Before getting to the therapy part of it, it is essential to note that some risk factors are involved in the development of the disease. One of them is the age. It has been reported that as people age, the tendons tend to become less flexible, making injuring them easy. Additionally, the profession of a person plays a part in the development of the problem too. For example, if your job involves repetitive movements, awkward positions, exertion, and forceful reaching, you are at risk of developing Tendonitis.
A therapist can diagnose Tendonitis through a physical exam. However, they might request X-rays and other imaging tests to ascertain the condition is present. Once it is confirmed, the therapist will tailor a treatment plan aimed at reducing inflammation, tenderness, and pain. It is also possible for you to handle it on your own, primarily through the use of over-the-counter medicine and ice.
One of the most common medications offered buy doctors are pain relievers. Medication such as aspirin, naproxen, ibuprofen, and many others can effectively eliminate the pain and discomfort. Creams and anti-inflammatory medicines can come in handy too!
Corticosteroids can also be used to treat Tendonitis. The doctor might choose to inject medication near the affected area as a means of reducing the inflammation. This will reduce the tenderness and relieve the pain gradually.
Another available treatment is the PRP (Platelet-rich Plasma) method. This involves taking your blood sample and separating the platelets and other curative agents in it. This can then be injected around the affected area to treat it. The method is still under research, but there is light at the end of the tunnel.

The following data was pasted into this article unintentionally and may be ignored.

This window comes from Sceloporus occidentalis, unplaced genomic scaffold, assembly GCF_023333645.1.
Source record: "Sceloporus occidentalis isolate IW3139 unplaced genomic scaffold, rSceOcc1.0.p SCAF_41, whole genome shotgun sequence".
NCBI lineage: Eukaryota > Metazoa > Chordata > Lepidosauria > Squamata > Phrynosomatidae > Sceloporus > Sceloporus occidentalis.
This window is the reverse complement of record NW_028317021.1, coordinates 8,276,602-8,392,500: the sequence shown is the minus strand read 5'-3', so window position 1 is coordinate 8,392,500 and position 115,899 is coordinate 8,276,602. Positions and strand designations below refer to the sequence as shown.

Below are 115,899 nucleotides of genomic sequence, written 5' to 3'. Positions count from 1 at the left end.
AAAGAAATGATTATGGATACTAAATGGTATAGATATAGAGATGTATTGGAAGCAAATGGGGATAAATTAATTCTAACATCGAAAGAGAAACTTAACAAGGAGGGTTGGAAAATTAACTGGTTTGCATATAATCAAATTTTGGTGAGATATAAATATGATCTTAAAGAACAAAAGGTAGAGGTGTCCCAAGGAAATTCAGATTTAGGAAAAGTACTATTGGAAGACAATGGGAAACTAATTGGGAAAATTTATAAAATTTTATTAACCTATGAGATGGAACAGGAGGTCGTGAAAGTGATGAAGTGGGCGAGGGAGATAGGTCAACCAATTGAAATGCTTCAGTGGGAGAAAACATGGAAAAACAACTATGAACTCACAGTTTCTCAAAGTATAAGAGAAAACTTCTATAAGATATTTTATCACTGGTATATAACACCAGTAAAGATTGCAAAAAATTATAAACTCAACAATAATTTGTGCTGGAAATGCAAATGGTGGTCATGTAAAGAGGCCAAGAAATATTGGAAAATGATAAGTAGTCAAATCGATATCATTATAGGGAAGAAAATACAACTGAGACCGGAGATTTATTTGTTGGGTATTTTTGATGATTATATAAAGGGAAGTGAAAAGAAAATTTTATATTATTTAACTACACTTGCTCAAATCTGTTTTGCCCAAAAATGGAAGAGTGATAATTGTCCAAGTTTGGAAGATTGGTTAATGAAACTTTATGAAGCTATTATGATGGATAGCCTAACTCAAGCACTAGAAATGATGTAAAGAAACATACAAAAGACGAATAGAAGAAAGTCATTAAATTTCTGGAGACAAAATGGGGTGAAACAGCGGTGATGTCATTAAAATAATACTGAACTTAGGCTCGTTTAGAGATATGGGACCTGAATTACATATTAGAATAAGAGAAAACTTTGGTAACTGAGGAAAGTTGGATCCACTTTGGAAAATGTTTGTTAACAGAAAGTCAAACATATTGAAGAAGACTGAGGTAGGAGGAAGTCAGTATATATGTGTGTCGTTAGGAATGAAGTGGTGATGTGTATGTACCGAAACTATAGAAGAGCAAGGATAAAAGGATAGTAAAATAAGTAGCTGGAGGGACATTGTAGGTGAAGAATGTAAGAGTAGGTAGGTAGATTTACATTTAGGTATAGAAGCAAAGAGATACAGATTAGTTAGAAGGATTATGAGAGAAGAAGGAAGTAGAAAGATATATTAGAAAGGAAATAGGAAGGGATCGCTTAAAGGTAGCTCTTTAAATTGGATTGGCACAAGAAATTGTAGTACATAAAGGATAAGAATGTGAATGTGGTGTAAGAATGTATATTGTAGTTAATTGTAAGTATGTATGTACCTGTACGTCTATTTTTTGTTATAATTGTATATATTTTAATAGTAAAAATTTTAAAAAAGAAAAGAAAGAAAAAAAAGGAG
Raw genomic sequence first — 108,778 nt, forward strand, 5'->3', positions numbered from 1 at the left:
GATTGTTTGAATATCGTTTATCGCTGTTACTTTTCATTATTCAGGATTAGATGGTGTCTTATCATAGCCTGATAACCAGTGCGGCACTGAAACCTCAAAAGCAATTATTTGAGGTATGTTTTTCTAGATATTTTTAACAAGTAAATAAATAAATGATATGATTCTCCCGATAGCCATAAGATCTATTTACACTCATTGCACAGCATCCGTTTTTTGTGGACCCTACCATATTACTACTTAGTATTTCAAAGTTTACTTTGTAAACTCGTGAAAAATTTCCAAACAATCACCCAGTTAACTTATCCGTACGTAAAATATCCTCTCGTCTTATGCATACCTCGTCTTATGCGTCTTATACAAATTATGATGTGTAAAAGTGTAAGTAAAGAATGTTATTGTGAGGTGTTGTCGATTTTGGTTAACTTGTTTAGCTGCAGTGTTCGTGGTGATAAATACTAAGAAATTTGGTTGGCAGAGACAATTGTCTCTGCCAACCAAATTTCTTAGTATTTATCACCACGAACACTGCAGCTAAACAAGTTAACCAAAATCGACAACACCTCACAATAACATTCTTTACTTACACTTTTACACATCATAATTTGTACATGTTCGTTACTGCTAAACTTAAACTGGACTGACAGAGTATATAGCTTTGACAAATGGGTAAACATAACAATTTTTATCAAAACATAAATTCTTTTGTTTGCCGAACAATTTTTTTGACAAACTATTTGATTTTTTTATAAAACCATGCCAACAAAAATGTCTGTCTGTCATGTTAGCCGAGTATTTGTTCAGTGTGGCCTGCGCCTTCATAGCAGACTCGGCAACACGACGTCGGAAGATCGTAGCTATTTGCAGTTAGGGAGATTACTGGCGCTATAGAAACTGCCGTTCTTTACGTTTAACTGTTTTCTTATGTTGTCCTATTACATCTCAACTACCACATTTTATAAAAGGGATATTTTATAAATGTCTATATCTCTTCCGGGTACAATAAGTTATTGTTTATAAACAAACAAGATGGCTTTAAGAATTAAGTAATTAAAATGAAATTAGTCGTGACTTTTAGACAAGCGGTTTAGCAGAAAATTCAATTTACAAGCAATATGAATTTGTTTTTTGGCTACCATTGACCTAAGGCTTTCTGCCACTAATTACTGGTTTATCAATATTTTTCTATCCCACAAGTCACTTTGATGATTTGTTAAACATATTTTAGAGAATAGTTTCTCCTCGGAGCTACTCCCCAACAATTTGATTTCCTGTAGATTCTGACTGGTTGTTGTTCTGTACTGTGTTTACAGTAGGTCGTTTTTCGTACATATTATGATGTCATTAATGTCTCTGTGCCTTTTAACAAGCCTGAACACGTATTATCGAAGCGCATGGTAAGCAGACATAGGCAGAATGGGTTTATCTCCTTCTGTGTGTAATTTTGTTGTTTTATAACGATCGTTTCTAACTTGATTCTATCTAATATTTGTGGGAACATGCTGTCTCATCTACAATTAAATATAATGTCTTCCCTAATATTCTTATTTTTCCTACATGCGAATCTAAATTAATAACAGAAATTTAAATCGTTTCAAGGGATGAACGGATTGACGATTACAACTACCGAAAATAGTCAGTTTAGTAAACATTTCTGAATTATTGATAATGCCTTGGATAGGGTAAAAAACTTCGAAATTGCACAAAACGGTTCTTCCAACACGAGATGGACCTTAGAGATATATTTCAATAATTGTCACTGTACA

Massage, physical therapy, and ultrasound therapy can all help to break up soft tissue adhesions. These therapies may help to lessen inflammation and pain. And we have the best at our Brampton facility to help you with all these.
It is possible to reduce your chances of getting this problem. Some suggestions include
- Easing up. Do not engage in activities that exert excessive pressure on the body and tendons. Therefore, if you engage in any activity and realize that it causes pain, it would be best to stop it.
- Establish a pain-free routine. Please do not engage in any exercises that cause pain to you, no matter how important you deem them to be.
- Regular stretching. After every exercise (or heavily involving job), ensure that you stretch to maximize your joints’ motion range.
- Adopt workplace ergonomics. If possible, you can ergonomically assess your work desk, chair, and space to ensure that they are of the recommended measurements. This includes the armrests, keyboard and computer positions, and the distance when you reach for things.